It happens all too fast… The leaf covered forest floors quickly start to settle, leaving the woods eerily quiet. Streams tend to be covered with a thin layer of ice, almost as though they are about to disappear completely. As for us bowhunters, every year hunting season comes and goes, leaving us in the dumps, missing the pursuit. Many of us change gears this time of year, taking up indoor archery, but there is still a place for us in the woods. Though we can no longer add large game to the freezer, the best planning for next year, is right now.
Year in and year out, I was a typical late summer scouter. I would find a plethora of signs that time of year. These signs included hard-packed trails, droppings, and kicking up plenty of deer. In the beginning of the year, hunting was good and I would see multiple deer almost every outing. Yet, with all of these signs, every late October, everything changes and the deer aren’t anywhere to be found until the height of the rut. The problem I was unknowingly faced with – a rapid change in feeding patters. In recent years, I have made an effort to scout for the following year as soon as the season is over.
Late-season or winter scouting has many benefits over the typical late summer scouting that most deer hunters seem to part take in. Before spring arrives, it is easy to find trails, rut sign, and even bedded deer. Feeding patterns are also different this time of year, and knowing what they are eating makes for a good gamble next year during the late season. Going out for a scout after a fresh covering of snow can give you many of the answers you seek.
As many of you know, the sport of traditional bowhunting, can test your patience with limited range to harvest your game. Though I wouldn’t have it any other way, I’m always trying to improve my woodsmanship skills to get closer and be on the “X” more consistently. While the overgrowth is down and the tree’s are skeletons, unlike their otherwise leafy alter egos, it’s a great time to locate next year’s trees to set stands on and mark them on a GPS. This will allow you to come back mid-season next year, with no scent or pressure on that area for 6 months or more.
I like to keep track of not only animals, but people. Knowing where “Joe the hunter” crashed through the woods every Saturday morning to get to a tree stand can give you the opportunity of understanding his influence on the nearby environment. Understanding where “Joe” is pushing these animals, will help you set up and ultimately exploit his pressure next hunting season. Keep a close eye out for hang on stands, ladder stands, and trees severely marred from climbing sticks. These styles of hunting, if used regularly, create high pressure and force deer and other animals to change their patterns. This is a highly effective way to hunt severely pressured public lands, much as the ones here in Northern Virginia.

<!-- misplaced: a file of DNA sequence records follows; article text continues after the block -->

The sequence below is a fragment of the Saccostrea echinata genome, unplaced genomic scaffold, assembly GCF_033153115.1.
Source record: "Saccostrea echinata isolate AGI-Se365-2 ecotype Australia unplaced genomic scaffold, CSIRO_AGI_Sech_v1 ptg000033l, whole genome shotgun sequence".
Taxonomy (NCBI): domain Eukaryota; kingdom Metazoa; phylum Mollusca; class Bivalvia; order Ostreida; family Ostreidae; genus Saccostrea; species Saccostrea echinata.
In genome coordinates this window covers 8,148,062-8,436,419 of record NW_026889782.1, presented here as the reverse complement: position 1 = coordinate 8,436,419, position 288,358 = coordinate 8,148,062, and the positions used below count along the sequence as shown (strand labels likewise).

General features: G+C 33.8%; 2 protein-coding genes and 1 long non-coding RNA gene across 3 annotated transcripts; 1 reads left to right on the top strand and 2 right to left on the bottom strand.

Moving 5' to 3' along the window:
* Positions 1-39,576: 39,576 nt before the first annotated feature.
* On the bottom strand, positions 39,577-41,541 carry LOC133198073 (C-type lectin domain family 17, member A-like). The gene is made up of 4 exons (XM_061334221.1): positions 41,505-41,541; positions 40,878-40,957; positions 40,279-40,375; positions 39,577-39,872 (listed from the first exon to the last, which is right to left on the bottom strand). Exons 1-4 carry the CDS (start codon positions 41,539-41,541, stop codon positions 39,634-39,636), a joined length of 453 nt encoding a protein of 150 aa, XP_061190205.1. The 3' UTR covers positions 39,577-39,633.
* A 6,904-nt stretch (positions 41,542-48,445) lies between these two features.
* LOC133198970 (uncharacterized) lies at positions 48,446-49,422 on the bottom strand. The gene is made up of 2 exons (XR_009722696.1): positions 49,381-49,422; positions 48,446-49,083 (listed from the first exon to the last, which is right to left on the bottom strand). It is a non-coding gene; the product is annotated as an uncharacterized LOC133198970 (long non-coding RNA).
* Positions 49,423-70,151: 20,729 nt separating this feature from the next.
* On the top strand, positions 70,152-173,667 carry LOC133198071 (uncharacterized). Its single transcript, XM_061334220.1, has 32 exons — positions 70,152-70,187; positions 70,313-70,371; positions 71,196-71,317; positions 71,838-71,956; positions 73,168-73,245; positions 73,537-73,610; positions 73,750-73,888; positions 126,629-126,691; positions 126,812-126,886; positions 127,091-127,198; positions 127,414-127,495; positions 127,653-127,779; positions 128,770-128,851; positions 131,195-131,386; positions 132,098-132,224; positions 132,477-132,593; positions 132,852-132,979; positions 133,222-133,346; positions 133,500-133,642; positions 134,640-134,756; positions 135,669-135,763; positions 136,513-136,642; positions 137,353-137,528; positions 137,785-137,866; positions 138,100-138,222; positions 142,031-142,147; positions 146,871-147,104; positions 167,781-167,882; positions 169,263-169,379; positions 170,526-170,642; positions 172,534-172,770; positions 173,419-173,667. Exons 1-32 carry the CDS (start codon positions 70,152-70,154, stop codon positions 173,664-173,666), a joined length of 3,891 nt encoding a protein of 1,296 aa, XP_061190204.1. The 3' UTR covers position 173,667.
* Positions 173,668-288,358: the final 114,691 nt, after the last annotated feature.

Mapping your finds is also a great way of keeping track of these locations and signs you’ll be finding. There are quite a few free apps out there available to anyone that will aid in managing hunting areas. For the 2017 season, I spent most of my time on HuntStand™. This app gave me the ability to mark maps for routes, sign, and property lines. I was also able to check the weather, which allowed me to pick my hunting area by wind and precipitation percentages.
If you would rather escape the strangling grip of technology, a quick search on the internet before your trip can provide you with excellent topographical maps. Mapping is definitely a dying art, and with some practice you can easily become an efficient navigator by map and compass. Again, the internet is a great place to start. Used book stores and surplus stores will most likely turn up some great military publications that can be among the best resources for navigation.
This time of year, most states still have seasons open for small game. Here in Virginia I am able to enjoy harvesting squirrels and rabbits through the month of February. Being able to not only scout for whitetails and black bears, but also the ability to continue adding meat to the freezer, makes taking the bow and arrows along on a scouting trip a no-brainer. Regular hunting arrows tipped with either normal large game broadheads or small game blunts work great. I recommend using VPA Small Game Thumpers or Zwickey Judo Points. Both of these small game broadheads/blunts are great performers at a minimal price point. They also work well when out stump shooting, as they will not burrow deep in targets, due to their design to limit penetration.
I also enjoy taking the .22lr with as well to brush up on my marksmanship and to poke out to around 50-75 meters when the critters present themselves. With extremely affordable, readily available ammunition and a relatively quiet report, it’s about the next best thing to the stealth, light weight, and fun-factor as traditional archery equipment.
Unlike a typical deer season, none of this has to be done around sunrise or sunset. There’s nothing wrong with squeezing it in between “honey-do’s” during the weekend or after a day at work. These trips are not about finding whitetails or black bear. The intention is to find sign, understand the feeding, movement, and rut patterns.
Keeping minimal gear for these quick trips readily available in your vehicle opens up a lot of potential scouting time during travels. I will be writing an article soon about scouting gear, so be sure to keep an eye out for it. Whether you’re an adventurer always looking for that new spot, a public land owner, or a steady private property hunter, there are signs of next year’s target animals to be discovered around the woods this time of year. Get out there, enjoy the winter weather, and pursue your passion.
If you have any questions about winter scouting, please email me at firstname.lastname@example.org. Enjoy!